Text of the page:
So on one hand we have Barrett-Jackson with a track record of creating unbridled excitement, setting world-record auction prices, with a 120,000 square foot tent packed full of cash-laden, hungry buyers and almost non-stop national cable TV coverage throughout the entire auction from Speedvision.   This may sound politically incorrect, but even the “Helen Keller” of marketing whizzes could see the obvious opportunity before their eyes.  It is what is known as “low hanging fruit” in the industry.  There for the taking.   The only problem for Barrett-Jackson’s and Chevrolet’s marketing people was it could keep them awake at night wondering  just how much someone would be willing to pay for the number one C7 ever offered for sale to the public.  That would most likely be serial number 2, assuming that number 1 would go to the National Corvette Museum. 

The $600K 427 Auctioned by Barrett-Jackson
Now we are talking about the number one car offered for sale of an entire generation of Corvettes, not “just” a special model!  Imagine it!  Understand I am not minimizing the importance of or undervaluing the “427 Convertible”, I’d love to own one and am envious of those that do, but I am speaking “relatively”.  Would the first C7 available for sale to the public bring  $750,000, a $1,000,000, $1,500,000 or even more? I am not sure anymore where this could shake out.  If it were 2007 I might be able to see two million dollars, but with the volatility of the collector car market since 2008 I am not sure.  The market has made a comeback but it, hasn’t made it all the way back to the market where an Oldsmobile prototype topped four million dollars at Barrett-Jackson during the peak.  But when you consider the fact that the one hundred and fifty tickets the National Corvette Museum offered sold out almost overnight at $995 a pop, just to be at the C7’s introduction in Detroit on 1-13-13.  A thousand bucks to be a part of the media introduction gives rise to all kinds of price possibilities.   Whatever, the prospects are more than enticing for both Barrett-Jackson and Chevrolet . 

              So I am asking you, “How much would you pay for the first C7 ever offered for sale to the public?”    And if you’re a little short this month and can’t quite swing it then, “ How much do you think someone else would be willing to pay?”  With all the hype and enthusiasm around the new Corvette’s introduction it is an interesting point to ponder.  Even Vegas could get in on the act and offer odds.  Maybe it’s not worth laying awake at night over, unless you have just checked your investment position, clipped a few coupons, liquidated a few stocks and transferred some money between accounts.  But my guess is something is being put together right now between Chevrolet and Barrett-Jackson, something that will top last year’s “427 Convertible”.  Something BIG – Barrett-Jackson only does things BIG in the collector world – and it doesn’t get any bigger than auctioning off a low production number C7 to be built.  I may be wrong on this, not likely, and you will have the opportunity to find out this coming January 19th, in the iconic quarter mile tent located in Scottsdale, Arizona.  I can’t be in Detroit on the 13th, but you can bet I’m going to be at Barrett-Jackson on Saturday, January 19, 2013, to find out.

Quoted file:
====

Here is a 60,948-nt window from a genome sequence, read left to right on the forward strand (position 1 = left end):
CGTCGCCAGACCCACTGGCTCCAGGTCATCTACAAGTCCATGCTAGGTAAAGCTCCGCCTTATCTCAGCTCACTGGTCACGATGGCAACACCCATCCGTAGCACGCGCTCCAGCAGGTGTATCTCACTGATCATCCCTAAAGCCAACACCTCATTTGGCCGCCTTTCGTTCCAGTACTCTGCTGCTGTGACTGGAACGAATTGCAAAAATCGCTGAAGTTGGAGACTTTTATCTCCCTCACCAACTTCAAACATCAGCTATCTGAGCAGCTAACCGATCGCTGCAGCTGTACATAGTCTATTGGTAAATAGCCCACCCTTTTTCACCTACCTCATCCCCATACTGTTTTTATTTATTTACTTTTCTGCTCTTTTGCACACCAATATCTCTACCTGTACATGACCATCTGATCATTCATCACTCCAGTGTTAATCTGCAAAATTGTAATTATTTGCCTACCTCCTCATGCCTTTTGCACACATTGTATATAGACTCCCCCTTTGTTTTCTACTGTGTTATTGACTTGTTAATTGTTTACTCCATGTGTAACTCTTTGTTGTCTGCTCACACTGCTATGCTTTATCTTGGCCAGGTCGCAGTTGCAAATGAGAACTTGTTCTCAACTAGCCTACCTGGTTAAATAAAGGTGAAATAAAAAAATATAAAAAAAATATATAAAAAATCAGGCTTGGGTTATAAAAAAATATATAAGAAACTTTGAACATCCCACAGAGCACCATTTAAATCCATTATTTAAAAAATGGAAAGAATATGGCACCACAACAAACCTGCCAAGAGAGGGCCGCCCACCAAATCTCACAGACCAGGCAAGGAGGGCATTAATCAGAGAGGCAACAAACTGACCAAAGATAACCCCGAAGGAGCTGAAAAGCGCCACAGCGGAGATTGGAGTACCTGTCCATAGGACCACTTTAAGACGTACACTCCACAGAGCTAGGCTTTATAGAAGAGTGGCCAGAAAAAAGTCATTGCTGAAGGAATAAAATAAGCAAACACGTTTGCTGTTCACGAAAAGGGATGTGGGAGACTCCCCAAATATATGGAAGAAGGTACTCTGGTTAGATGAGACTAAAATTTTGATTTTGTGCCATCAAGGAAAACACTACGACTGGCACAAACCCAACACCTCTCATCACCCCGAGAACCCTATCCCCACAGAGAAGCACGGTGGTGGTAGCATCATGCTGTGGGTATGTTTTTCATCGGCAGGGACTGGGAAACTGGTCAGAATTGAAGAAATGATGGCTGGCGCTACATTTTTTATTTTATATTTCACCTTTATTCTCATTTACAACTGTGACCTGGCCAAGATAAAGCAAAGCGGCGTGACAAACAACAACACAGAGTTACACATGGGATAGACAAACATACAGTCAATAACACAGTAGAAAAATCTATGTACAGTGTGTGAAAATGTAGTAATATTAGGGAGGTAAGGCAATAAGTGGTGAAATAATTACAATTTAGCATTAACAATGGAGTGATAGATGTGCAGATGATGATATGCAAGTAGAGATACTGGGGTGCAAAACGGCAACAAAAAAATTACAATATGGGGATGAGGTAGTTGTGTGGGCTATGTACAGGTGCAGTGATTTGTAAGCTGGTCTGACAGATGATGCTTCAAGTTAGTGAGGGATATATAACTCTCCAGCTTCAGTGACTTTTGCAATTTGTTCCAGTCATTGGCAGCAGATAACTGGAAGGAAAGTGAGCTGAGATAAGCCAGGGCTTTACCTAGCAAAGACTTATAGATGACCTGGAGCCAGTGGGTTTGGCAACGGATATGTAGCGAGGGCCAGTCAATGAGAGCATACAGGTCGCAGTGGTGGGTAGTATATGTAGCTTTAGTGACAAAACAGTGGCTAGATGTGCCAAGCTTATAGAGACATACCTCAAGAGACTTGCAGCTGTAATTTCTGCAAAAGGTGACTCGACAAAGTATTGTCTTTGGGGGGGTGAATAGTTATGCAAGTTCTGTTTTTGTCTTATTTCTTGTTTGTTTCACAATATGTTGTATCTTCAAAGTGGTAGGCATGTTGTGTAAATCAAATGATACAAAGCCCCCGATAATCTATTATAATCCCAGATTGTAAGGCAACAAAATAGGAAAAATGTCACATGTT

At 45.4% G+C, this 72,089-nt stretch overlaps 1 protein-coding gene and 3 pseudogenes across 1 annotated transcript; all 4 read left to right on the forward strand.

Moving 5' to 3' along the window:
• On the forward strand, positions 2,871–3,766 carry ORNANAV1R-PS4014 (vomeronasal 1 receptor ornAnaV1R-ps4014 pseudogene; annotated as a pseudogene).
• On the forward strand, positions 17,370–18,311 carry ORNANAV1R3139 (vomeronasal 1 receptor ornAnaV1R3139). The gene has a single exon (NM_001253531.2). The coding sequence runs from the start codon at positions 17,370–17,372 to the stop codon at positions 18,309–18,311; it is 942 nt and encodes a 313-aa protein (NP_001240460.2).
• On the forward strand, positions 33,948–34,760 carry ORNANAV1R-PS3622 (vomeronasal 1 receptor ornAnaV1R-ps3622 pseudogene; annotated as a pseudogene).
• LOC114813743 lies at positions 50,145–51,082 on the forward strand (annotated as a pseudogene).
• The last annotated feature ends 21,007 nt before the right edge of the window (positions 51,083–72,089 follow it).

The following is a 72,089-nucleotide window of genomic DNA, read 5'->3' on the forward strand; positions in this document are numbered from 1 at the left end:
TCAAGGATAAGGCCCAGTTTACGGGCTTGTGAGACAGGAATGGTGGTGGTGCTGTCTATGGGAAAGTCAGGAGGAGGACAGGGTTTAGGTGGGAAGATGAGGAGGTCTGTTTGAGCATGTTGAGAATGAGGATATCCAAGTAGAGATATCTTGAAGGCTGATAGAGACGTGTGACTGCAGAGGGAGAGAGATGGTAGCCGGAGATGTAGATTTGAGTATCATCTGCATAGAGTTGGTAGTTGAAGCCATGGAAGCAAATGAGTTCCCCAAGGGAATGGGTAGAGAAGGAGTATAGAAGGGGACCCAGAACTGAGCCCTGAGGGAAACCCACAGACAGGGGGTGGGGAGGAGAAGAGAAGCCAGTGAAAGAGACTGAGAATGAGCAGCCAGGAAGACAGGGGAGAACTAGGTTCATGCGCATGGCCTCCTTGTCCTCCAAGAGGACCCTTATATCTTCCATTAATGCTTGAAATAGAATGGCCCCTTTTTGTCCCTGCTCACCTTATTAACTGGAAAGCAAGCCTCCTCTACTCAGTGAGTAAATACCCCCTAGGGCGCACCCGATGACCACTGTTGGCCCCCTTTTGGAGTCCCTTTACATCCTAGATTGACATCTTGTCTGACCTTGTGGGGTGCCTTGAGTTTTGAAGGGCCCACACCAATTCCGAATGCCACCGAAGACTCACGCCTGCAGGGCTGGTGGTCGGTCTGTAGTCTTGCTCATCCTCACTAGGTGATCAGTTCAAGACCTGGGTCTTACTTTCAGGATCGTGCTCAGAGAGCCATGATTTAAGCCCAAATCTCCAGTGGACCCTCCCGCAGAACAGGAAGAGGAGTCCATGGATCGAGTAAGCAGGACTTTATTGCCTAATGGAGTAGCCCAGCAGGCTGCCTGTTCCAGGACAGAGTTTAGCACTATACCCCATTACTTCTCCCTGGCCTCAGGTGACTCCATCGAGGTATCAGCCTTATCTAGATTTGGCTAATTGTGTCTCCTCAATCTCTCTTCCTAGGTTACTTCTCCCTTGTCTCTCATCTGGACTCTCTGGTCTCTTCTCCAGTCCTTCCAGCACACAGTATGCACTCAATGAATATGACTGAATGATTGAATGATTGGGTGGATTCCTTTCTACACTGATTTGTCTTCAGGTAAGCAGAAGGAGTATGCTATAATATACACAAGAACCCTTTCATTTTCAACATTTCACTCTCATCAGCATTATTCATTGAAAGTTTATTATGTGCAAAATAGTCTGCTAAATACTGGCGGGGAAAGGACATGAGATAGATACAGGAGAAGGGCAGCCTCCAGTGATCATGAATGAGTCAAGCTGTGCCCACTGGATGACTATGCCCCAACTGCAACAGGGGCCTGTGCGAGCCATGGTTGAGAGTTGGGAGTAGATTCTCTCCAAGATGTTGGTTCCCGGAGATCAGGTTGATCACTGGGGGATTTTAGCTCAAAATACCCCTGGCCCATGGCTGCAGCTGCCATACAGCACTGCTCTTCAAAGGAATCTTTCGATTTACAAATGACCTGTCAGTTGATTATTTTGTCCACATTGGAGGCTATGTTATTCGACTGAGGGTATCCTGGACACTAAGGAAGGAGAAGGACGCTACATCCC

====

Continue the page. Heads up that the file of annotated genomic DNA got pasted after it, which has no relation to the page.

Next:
Jalopnik's concept of what the C7 will look like

Wednesday, November 28, 2012

The Fixed Roof Coupe

The Hardtop for Hardcores
Introduction by Rick Tavel © Do not use without permission

Several weeks ago Hib Halverson shared an interesting story with me concerning the birth of the C5 Corvette and more specifically the FRC which I believe most Corvette enthusiasts would find interesting.  I asked Rob at The Corvette Action Center to resurrect Hib’s article so all FRC enthusiasts could enjoy it. Few of us have the insight and the access to the inner workings of GM like Mr. Halverson who was there, reporting on the FRC developmental events as they happened back in 1997-98. In some ways it was much like the debates and discussions surrounding the styling and performance capabilities of the new C7.   There was a great deal of speculation and heated debates about just what the FRC would be.  There were two camps among the enthusiasts and also within GM who each held their own very specific ideas of what the FRC would be and what its purpose would be. Marketing very clearly wanted a decontented, lower price Corvette that would help boost sales based on its lower price. Engineering disagreed and wanted the FRC to be a performance model that would take advantage of the new model’s lighter weight and stiffer chassis.  Leading that group, the group that wanted to build a street legal competition car, was Dave Hill, then chief engineer. The opposing camp was led by Brand Manager Dick Almond, who saw a stripped down, lower priced, Corvette as a way to capture those buyers who lusted for but couldn’t afford the ever rising price of America’s only real sports car.  Both sides had valid points to make.